The Midwest Native Plant Primer, Alan Branhagen
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10 Native Plants That Thrive in Ohio

Turn your backyard into an eco-friendly oasis by following these recommendations from landscape architect and author Alan Branhagen.

Although his home is in Chaska, Minnesota, landscape architect Alan Branhagen knows what plants thrive where, from the Dakotas to the Buckeye State. He spent a significant amount of time in Ohio, traveling from the Lake Erie shoreline to Adams County as he studied our range of native plant life.   

In spite of — or maybe because of — our state’s ever-changing weather conditions, Ohio gardeners can easily create an eco-friendly environment by making native plants part of their backyards. Branhagen’s The Midwest Native Plant Primer provides information on 225 plants native to 12 states, including Ohio. 

“[These native species] grew here before without anyone gardening them,” he says, explaining the benefits of growing native plants over invasive or exotic species. “They grew with existing soils and existing rainfall and existing or changing climates. They’re pretty critical.”

Diversity is key to creating a healthy, sustainable ecosystem and makes a garden all the more vibrant. Here are Branhagen’s recommendations for 10 native Ohio plants that will benefit both your backyard and the environment:

White Oak
Oak Tree: Branhagen has one bit of advice he likes to tell interested gardeners: Start with an oak. “I recommend everyone to plant an oak,” he says. “Depending on where you are and what kind of soils you have.” These trees support more species than any other native tree and provide much-needed shade. There is a type of oak for each part of Ohio, too, such as swamp white oak for wetter climates or blackjack oak for drier ones. 

Eastern Redcedar
Eastern Redcedar: This tough evergreen blocks cold winter winds and provides shade in the summer. “I learned a long time ago that it really does help reduce your heating bill,” Branhagen says. “And, of course, the shade redcedars create for wildlife is one of the best.”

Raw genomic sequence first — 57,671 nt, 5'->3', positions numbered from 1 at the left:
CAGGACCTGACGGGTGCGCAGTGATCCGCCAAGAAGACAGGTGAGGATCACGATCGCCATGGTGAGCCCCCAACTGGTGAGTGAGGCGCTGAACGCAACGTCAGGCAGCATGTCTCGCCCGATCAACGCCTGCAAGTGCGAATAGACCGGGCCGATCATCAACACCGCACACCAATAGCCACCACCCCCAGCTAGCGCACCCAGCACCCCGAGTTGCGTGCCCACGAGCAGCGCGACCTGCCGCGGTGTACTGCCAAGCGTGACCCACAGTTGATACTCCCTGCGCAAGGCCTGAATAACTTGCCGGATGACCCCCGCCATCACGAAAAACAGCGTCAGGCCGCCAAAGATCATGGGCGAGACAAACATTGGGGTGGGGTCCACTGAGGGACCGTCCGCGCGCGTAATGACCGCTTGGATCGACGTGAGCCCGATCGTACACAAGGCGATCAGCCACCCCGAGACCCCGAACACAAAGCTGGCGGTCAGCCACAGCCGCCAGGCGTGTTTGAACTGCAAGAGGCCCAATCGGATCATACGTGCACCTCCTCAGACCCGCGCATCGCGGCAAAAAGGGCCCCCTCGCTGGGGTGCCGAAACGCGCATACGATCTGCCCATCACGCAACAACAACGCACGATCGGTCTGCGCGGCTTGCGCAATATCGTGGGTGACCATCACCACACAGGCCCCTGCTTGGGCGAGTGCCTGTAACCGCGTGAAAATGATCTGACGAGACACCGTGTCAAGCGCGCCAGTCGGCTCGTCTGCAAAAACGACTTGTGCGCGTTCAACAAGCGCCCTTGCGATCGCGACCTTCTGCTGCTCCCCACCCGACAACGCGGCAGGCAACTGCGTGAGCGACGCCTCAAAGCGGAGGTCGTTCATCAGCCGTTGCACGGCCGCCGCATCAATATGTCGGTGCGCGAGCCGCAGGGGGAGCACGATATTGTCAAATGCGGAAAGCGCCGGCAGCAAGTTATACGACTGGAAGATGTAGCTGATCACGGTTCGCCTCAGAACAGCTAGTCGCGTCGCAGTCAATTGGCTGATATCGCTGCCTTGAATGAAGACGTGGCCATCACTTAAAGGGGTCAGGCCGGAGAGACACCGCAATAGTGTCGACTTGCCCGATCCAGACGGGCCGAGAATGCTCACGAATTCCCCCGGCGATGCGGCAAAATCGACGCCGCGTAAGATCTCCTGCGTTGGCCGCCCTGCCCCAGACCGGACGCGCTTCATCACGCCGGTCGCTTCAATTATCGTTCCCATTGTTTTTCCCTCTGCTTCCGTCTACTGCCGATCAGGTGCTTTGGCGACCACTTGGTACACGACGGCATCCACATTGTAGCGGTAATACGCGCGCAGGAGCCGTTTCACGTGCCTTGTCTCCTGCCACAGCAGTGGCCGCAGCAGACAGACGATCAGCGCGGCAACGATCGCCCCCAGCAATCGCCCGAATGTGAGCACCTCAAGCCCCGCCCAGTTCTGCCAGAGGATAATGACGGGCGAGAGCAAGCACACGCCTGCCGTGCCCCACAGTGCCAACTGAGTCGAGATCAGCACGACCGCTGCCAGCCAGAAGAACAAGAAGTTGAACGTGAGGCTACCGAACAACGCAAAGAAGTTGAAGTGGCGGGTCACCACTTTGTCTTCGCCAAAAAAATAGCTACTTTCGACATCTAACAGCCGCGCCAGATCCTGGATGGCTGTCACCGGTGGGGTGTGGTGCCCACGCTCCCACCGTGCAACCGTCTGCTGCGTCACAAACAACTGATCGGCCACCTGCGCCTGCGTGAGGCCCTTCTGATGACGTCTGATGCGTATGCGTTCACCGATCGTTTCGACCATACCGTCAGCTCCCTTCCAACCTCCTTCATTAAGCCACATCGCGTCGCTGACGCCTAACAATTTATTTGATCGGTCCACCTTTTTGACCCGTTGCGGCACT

Ohio Buckeye
Ohio Buckeye: Branhagen couldn’t omit Ohio’s state tree, the buckeye, from his list. “It’s got wonderful yellow-green flowers, which are really nectar-rich for a variety of pollinators,” he says. The tree also attracts birds, including orioles and hummingbirds.   

Flowering Dogwood
Flowering Dogwood: Found across Ohio, the dogwood’s blooms and glossy leaves are as attractive to humans as they are to pollinators. Birds, especially robins, enjoy snacking on the dogwood’s bright red berries.  

Wild Hydrangea
Wild Hydrangea: Branhagen notes that the wild hydrangea is for shady areas in your garden where other plants might be reluctant to grow. “Wild hydrangeas are great, especially for pollinators,” he adds. “They’re one of the best there is.”  

Prairie Wild Rose
Prairie Wild Rose: This beautiful flowering plant’s light pink blooms appear in midsummer, and its strong roots are well accustomed to prairie soils. The root system is so large and deep that it has allowed the delicate-looking plant to flourish in the Midwest through both droughts and fires.  

Purple Flowering Raspberry
Purple Flowering Raspberry: Not to be confused with the red raspberry, this plant’s violet-colored flowers bloom for about three months before producing their edible fruit, which is an important food source for many songbirds and small mammals.  

Virginia Creeper
Virginia Creeper: Branhagen dubs this vine his absolute favorite because of how its tiny, unnoticeable flowers attract great numbers of pollinators, insects and even hummingbirds. “In the summer the vine can cool a hot wall or shade a small space,” he says, “and then it produces berries that are really rich in fats for birds to fuel migration.”   

Purple Coneflower
Purple Coneflower: According to Branhagen, the purple coneflower is a key plant, especially in Ohio. “It’s good for nectar and seeds, and it produces seed heads that last through the winter,” he says. This makes the coneflower a great food source for cold-weather birds.     

New England Asters
Aster: The Midwest has many species of aster, and they are usually purple, blue or white. “People should really look at these because there’s a lot of specific pollinators to them,” Alan says, “and they’re really good for late in the season.” 

For more information about the book, visit timberpress.com.

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